The United Auto Workers union received a counteroffer from General Motors, which included a proposed 16% wage increase for the top earners in its facilities and a 56% pay increase for new workers who make less. Shawn Fain, president of the UAW, promptly responded and called the proposal “insulting.”
The wage increase is marginally more than what Ford, a competing company, promised the union but remains far less than the 46% pay increase that would arise from the UAW’s initial offer. Additionally, GM shortened the period for the highest wage, increased the pay for temporary workers, and added $11,000 in payments to protect against inflation.
GM made the offer with only one week left until the deadline for renewal of the union’s contract with Detroit’s Big 3. Fain also seeks to reestablish guaranteed pensions, cost-of-living adjustments, retiree healthcare, and a significant boost.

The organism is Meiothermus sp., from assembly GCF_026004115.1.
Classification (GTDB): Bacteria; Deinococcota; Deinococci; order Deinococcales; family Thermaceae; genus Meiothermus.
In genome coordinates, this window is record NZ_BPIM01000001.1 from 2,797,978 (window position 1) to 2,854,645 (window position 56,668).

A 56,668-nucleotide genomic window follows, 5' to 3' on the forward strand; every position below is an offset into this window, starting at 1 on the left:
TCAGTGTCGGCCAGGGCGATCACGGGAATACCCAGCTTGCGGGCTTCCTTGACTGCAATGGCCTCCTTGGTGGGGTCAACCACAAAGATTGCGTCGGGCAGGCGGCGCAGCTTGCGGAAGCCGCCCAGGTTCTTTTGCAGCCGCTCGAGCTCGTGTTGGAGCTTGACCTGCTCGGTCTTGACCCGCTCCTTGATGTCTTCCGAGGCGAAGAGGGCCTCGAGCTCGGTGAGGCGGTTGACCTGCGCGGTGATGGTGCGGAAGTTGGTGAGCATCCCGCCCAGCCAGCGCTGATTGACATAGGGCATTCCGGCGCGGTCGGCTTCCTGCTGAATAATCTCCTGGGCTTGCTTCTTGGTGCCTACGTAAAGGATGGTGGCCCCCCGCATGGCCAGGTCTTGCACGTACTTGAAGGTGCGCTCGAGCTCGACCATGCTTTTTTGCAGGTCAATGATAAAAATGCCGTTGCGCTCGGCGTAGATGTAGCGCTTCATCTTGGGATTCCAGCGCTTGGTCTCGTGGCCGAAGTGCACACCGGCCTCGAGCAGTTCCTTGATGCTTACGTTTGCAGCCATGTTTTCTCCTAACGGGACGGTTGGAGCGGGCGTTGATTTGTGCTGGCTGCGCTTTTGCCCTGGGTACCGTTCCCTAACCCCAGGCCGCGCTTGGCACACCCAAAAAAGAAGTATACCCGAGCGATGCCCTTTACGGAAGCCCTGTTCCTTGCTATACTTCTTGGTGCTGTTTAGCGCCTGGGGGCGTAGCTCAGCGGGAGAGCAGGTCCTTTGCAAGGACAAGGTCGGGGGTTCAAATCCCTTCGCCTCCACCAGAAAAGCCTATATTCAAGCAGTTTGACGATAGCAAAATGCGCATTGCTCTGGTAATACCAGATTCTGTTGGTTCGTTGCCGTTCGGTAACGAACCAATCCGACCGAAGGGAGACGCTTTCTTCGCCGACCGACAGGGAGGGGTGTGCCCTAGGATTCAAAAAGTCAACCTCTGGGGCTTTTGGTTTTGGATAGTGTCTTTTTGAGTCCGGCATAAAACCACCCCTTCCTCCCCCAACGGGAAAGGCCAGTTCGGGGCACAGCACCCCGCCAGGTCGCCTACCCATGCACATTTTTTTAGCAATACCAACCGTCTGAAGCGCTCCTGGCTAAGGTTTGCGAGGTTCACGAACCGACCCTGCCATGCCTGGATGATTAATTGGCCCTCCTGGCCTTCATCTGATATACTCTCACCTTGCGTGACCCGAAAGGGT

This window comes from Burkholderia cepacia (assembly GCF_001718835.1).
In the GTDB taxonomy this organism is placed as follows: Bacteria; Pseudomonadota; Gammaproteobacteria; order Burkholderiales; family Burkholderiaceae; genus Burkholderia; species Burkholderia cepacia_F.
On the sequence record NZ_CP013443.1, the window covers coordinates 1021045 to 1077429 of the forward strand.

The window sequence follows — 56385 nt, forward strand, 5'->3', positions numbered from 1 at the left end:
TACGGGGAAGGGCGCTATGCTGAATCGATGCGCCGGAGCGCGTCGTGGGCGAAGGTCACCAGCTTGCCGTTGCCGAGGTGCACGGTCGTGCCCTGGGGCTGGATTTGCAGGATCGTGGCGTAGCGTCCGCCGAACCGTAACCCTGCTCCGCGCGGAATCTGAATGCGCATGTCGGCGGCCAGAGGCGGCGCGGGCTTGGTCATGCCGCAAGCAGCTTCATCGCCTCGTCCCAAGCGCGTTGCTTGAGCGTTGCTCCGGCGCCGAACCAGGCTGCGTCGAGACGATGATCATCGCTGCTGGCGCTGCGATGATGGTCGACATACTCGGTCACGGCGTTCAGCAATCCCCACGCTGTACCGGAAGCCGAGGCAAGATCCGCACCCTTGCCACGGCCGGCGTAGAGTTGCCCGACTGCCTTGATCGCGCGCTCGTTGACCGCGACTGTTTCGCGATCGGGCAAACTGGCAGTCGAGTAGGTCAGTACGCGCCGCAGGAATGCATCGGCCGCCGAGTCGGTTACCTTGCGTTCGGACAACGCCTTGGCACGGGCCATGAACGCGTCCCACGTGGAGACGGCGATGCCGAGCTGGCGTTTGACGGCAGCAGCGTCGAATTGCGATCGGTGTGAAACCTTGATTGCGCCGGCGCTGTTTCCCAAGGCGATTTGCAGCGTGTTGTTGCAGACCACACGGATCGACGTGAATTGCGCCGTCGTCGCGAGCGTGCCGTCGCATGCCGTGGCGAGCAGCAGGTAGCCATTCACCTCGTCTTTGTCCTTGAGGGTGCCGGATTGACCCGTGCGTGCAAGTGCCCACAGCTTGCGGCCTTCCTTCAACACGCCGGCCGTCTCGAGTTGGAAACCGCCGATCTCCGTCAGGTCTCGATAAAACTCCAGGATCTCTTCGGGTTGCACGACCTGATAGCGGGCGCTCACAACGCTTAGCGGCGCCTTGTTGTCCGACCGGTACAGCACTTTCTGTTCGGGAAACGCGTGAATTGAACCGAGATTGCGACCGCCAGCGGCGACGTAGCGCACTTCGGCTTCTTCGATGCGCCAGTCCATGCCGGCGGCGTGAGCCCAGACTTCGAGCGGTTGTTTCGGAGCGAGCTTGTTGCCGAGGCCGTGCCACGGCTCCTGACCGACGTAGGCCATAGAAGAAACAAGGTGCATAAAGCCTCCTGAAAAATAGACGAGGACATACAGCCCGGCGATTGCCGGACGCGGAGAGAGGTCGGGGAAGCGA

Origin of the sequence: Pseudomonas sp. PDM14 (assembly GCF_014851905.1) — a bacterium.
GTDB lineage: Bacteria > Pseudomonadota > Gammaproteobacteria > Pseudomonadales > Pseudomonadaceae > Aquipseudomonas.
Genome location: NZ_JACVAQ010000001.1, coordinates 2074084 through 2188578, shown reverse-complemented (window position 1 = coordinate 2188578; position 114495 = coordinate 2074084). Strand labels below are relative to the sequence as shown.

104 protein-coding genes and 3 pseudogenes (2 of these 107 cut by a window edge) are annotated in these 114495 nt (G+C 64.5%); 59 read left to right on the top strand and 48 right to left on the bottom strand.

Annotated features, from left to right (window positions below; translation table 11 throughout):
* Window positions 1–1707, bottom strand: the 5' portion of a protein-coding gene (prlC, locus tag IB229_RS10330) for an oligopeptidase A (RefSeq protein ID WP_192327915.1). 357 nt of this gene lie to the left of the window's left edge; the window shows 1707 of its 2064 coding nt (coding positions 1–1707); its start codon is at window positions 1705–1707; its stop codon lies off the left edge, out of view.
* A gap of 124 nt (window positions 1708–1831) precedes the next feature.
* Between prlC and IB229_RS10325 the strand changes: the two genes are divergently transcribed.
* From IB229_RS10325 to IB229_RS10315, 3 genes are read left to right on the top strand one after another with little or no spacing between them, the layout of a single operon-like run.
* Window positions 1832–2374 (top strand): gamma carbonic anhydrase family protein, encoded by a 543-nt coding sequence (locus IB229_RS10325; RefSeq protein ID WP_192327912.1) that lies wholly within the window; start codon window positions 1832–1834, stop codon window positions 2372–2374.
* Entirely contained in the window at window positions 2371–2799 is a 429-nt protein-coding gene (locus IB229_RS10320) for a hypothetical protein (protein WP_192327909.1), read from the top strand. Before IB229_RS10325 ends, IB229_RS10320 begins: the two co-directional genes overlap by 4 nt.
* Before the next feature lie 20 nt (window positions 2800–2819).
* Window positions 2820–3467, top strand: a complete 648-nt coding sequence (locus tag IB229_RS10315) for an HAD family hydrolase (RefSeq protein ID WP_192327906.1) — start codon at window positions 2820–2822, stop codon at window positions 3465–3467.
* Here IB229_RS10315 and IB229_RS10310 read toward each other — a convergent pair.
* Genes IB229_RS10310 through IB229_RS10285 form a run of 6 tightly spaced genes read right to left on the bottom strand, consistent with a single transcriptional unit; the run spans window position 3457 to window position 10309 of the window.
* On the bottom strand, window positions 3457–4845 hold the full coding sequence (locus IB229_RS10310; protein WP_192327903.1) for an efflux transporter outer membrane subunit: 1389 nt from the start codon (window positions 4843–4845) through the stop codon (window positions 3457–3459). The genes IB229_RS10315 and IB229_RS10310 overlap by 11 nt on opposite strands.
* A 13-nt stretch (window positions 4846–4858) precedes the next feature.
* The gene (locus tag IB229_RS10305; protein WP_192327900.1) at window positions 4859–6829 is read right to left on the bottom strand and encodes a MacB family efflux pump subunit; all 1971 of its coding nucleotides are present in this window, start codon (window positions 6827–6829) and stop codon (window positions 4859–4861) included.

The GM bid beats Ford’s slightly, but Fain rejected it because he claims it, “Insults our very worth.” However, the offers from GM and Ford do not include retiree benefits, which were phased out for new hires in 2007.
Fain’s initial proposal reinstated retiree benefits, a significant component of the additional labor costs that automakers predict will increase fees by $80 billion over four years.
With a $6,000 one-time payment and an additional $5,000 throughout the contract, GM offered to provide inflation protection. The entire amount is $1,000 less than what Ford offered.
After six years, both companies pay entry-level employees the top rate of roughly $32 per hour. After four years, the GM offer would bring them to a minimum of $28. Additionally, GM proposed designating Juneteenth as a paid holiday.